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Information about Revocable Living Trusts

Nolo's Encyclopedia of Everyday Law:
Answers to Your Most Frequently Asked Legal Questions

Beware of Annuities

Your place for information about Revocable Living Trusts. 

A trust is a fiduciary relationship in which one person or entity (the trustee) holds the title to property (the trust estate or trust property) for the benefit of another (the beneficiary).

A Living Trust is a legal entity, desribed by the trust document, where the trustee transfers his (or her) property into the trust with instructions on how to distribute or manage the trust after his death.  The main purposes of a living trust are to
eliminate probate fees and make sure the trustor's wishes for their property are carried out after their death or incapacitation.

NOLO Press
(Do it Yourself)

A revocable living trust is a popular probate-avoidance device. The trust, created by managed for the trustor (also called grantor, donor, creator or settlor,) is by managed for the trustor (grantor, donor, creator or settlor). 

Probate is very expensive.  In California during 2010, the probate lawyer is entitled to 4% of the first $100,000 and 3% of the amount above that.  A "small" California estate of $250,000 could easily see a probate fee of $8,500 just to have a lawyer run some papers by a probate judge!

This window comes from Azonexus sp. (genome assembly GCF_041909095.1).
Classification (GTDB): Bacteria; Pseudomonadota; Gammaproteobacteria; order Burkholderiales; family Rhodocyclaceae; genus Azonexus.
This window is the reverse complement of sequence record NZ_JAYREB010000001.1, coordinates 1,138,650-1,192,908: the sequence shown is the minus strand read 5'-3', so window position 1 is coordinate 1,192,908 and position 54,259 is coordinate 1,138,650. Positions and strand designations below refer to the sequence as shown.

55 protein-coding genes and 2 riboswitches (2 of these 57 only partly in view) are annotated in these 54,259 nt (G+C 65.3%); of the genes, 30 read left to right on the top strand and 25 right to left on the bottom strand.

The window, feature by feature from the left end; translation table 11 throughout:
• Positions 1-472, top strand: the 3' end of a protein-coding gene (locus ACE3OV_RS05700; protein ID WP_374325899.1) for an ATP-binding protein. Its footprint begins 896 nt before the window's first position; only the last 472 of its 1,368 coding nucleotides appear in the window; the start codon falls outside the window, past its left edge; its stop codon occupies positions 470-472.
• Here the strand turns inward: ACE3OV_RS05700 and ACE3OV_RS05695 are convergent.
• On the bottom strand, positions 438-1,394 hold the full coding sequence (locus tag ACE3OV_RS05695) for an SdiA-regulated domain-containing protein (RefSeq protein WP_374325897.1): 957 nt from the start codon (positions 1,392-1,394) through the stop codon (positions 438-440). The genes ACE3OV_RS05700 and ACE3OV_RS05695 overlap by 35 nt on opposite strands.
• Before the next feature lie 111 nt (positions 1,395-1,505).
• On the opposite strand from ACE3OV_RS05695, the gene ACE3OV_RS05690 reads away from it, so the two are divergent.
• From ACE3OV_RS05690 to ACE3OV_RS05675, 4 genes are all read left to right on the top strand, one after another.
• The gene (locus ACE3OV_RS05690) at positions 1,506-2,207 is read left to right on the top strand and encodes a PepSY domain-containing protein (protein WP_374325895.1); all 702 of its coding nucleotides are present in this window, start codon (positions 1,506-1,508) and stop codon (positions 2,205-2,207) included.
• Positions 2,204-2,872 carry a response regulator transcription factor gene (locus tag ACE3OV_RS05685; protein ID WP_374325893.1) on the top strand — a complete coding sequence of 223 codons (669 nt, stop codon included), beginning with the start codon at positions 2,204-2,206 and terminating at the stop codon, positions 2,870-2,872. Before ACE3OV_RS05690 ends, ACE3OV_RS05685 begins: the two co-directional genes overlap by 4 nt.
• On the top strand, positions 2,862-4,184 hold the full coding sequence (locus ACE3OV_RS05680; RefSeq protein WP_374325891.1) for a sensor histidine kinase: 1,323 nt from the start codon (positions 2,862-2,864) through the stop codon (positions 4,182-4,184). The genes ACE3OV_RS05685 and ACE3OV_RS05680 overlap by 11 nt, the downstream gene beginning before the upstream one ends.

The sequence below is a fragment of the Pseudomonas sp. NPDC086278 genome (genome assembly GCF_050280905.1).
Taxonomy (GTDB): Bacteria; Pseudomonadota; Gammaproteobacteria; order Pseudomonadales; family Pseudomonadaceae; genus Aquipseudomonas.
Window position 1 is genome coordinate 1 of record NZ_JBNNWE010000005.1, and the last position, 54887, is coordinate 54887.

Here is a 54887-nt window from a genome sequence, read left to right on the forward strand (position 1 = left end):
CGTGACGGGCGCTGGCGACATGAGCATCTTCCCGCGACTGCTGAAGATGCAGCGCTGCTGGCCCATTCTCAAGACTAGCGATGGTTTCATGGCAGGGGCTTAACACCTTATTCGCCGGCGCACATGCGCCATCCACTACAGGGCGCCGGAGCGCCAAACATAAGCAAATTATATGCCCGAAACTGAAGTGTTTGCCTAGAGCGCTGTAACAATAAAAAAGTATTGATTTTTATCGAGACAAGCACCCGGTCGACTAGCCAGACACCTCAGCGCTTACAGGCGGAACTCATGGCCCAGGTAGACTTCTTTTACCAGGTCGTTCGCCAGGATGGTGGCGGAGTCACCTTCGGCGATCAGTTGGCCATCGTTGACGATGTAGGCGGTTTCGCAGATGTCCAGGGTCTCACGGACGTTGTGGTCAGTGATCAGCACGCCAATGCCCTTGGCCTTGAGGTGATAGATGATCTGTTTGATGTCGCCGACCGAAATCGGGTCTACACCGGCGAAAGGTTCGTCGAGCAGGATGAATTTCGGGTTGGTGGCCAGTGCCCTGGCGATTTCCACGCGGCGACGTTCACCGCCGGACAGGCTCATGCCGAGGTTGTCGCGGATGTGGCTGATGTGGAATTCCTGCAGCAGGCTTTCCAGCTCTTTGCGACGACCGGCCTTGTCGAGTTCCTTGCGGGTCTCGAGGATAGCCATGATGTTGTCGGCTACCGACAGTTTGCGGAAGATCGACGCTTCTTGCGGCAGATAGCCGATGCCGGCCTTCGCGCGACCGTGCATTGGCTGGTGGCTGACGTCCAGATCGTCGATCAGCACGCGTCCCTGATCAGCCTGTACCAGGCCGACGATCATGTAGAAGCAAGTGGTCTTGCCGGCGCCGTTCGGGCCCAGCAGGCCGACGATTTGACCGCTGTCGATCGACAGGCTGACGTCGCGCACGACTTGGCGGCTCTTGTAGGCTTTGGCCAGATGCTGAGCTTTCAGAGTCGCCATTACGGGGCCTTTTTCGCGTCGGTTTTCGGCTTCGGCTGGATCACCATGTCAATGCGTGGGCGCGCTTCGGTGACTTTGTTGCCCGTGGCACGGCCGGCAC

• $100,000 x 4% + $150,000 x 3% = $4,000 + $4,500 = $8,500
(From Pg 238 of Nolo's Encyclopedia of Everyday Law) "You create the trust by preparing and signing a trust document.  Once the trust is created, you can hold property in the trust, without giving up any control over the trust property.  When you die, the trust property can be distributed directly to the beneficiaries you named in the trust document, without the blessing of the probate court.  Living trusts are discussed in more detail in the next set of questions (in the book.)"

Article: Beware of Annuities




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